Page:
A short walk of about 14 km. I feel like I’ve slowed down to a snail’s pace. But every event is an opportunity. So the opportunity is to experience a short day, keep testing my feet, explore the towns I stay in and have time to mingle, meet, talk to other pilgrims. All whilst biding my time till Saturday when my friends arrive in Astorga.
I do want to start winding down my trip. I am ready to go home. How I am to restart my life, i don’t yet. I have no grand plans but I miss my family and I want to go home. Of course, not before Santiago, and maybe not before Finisterre.
As we have to get out of the Albergue by 7.30 am, I was out the door by 7.15 am. I didn’t even stop to have a coffee in a bar. I just drank a coffee from the machine. Sure, it wasn’t great but it gave me the caffeine boost I needed.
The route to Villar de Mazarife is a little confusing. There are 3 routes to Hospital de Orbigo and there are arrows all over the place. Plus you do have to cross major roads near the roundabout. Looking at maps in the middle of the road at a roundabout whilst you can’t remember which way the cars drive on, is just not a good formula.
Following other pilgrims in the assumption that they know the way is sometimes not a good idea. Frankly I think those 2 pilgrims ahead went the wrong way. But they were too far away for me to shout. Once in the right route, we passed through a couple small hamlets – some with nice houses. I think some homes are absolutely house proud. And then just as quickly, you see some very run down buildings.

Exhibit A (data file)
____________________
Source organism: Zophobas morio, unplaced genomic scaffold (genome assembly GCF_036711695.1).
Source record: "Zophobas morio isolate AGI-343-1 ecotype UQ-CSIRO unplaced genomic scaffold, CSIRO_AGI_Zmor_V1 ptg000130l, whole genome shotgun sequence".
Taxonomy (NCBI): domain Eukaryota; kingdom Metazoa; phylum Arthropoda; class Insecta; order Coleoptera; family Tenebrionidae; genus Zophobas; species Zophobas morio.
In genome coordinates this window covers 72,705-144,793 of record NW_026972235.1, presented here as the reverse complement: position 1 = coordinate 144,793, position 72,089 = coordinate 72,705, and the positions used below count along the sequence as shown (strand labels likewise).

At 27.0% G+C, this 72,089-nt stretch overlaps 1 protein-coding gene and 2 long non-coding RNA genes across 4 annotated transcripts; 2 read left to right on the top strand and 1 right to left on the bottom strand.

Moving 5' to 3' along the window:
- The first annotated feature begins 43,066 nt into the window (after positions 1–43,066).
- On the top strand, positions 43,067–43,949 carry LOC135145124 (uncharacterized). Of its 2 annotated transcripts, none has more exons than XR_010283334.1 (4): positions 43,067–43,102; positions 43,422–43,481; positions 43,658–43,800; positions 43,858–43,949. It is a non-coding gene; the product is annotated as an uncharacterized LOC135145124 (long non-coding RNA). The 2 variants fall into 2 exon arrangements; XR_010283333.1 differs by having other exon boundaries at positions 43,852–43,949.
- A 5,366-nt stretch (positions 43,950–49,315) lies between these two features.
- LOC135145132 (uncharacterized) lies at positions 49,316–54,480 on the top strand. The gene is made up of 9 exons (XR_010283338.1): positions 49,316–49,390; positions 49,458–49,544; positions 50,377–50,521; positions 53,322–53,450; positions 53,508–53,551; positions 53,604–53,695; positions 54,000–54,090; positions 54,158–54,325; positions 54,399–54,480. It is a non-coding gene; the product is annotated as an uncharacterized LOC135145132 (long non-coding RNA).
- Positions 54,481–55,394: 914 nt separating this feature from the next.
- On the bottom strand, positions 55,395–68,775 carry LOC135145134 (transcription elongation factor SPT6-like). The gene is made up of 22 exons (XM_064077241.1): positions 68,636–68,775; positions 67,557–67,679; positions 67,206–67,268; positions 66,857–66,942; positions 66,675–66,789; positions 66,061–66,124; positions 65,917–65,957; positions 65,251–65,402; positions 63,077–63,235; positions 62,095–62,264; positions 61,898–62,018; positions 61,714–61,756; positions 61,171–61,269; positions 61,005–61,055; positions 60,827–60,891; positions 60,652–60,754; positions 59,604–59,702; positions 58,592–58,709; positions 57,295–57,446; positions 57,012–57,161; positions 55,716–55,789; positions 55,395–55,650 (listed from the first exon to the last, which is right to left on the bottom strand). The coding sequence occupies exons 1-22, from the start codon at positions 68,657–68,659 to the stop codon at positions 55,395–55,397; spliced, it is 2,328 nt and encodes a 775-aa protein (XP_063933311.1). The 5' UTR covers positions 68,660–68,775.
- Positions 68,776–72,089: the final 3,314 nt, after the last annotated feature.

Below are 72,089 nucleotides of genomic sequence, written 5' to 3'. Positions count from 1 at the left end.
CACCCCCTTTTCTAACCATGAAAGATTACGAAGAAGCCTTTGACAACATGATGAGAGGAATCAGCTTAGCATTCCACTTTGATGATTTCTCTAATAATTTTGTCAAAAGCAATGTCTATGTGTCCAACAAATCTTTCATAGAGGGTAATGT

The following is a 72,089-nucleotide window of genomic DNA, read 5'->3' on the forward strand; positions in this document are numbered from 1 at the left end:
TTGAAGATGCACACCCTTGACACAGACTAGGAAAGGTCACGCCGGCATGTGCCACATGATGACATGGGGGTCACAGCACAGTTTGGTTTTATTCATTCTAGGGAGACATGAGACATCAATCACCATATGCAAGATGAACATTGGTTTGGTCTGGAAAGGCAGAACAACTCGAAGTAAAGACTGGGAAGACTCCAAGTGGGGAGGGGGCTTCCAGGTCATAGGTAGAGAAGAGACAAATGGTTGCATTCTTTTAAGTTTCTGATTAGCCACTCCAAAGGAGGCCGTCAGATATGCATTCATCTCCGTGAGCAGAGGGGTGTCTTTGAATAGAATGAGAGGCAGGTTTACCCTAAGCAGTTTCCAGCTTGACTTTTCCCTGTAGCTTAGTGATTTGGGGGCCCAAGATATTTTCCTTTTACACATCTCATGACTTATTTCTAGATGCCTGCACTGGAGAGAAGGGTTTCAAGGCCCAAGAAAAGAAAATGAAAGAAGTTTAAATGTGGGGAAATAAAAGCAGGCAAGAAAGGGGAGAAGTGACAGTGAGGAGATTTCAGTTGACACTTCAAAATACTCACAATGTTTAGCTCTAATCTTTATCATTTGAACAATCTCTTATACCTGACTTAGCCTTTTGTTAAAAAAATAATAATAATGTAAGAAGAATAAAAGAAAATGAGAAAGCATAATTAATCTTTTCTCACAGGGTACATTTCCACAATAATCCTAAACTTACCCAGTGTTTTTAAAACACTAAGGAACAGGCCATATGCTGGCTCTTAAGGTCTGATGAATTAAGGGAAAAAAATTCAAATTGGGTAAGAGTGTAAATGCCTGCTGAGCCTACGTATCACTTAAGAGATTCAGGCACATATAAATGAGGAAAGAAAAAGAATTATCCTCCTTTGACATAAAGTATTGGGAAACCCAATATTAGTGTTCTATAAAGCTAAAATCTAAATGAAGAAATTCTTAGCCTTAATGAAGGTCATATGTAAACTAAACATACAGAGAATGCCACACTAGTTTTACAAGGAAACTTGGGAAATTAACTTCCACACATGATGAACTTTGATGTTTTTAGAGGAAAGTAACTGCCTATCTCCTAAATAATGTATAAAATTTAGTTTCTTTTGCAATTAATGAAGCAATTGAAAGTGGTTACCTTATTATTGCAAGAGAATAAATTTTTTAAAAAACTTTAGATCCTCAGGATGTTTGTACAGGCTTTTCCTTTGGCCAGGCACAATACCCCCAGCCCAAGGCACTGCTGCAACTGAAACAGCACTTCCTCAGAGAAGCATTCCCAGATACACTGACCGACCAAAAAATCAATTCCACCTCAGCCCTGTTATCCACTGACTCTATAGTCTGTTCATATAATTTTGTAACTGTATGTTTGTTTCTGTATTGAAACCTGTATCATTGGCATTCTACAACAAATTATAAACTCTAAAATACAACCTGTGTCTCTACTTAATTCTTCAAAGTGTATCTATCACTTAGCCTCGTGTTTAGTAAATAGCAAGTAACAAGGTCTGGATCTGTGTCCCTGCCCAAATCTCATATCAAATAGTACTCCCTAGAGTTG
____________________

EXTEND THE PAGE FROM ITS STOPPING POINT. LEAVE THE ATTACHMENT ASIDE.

My observations so far is that the town seem “wealthier” than other towns I’ve been through. Houses are newer, tiled, neater. No crumbling mud brickwork. Or fewer anyway. Maybe it’s the proximity to Leon, clearly a wealthy city through the ages. Of course I can’t compare with the houses going into Leon since I was in a taxi with a blistered foot.
I’m quite proud of my blistered foot, even if it had slowed me down. I’ve learnt a lot having to take care of it, including needle and threading it. I’ve had to stop. I’ve had to make decisions completely on my own. It’s like a badge of honour. Of course, suffering on the camino is optional. I could rail about how unfair life is, or how behind schedule I am, or how my friends have moved on. But I haven’t. Just going with the flow. It is what it is.
Today’s town gave me the opportunity to see a little of life. I saw, got the first time, spanish children coming home from school! I’ve not seen this before. I’d guess it is that most towns have an aging population. So it’s nice to hear the laughter of kids. But they don’t carry back packs for their school books. All were wheeling bags. Maybe to distinguish themselves from peregrinos.
A lovely walk though mountains beckon in the background. I am ready for you Cruz de Ferro. I am ready for you.
(No photos as wifi not co-operating.)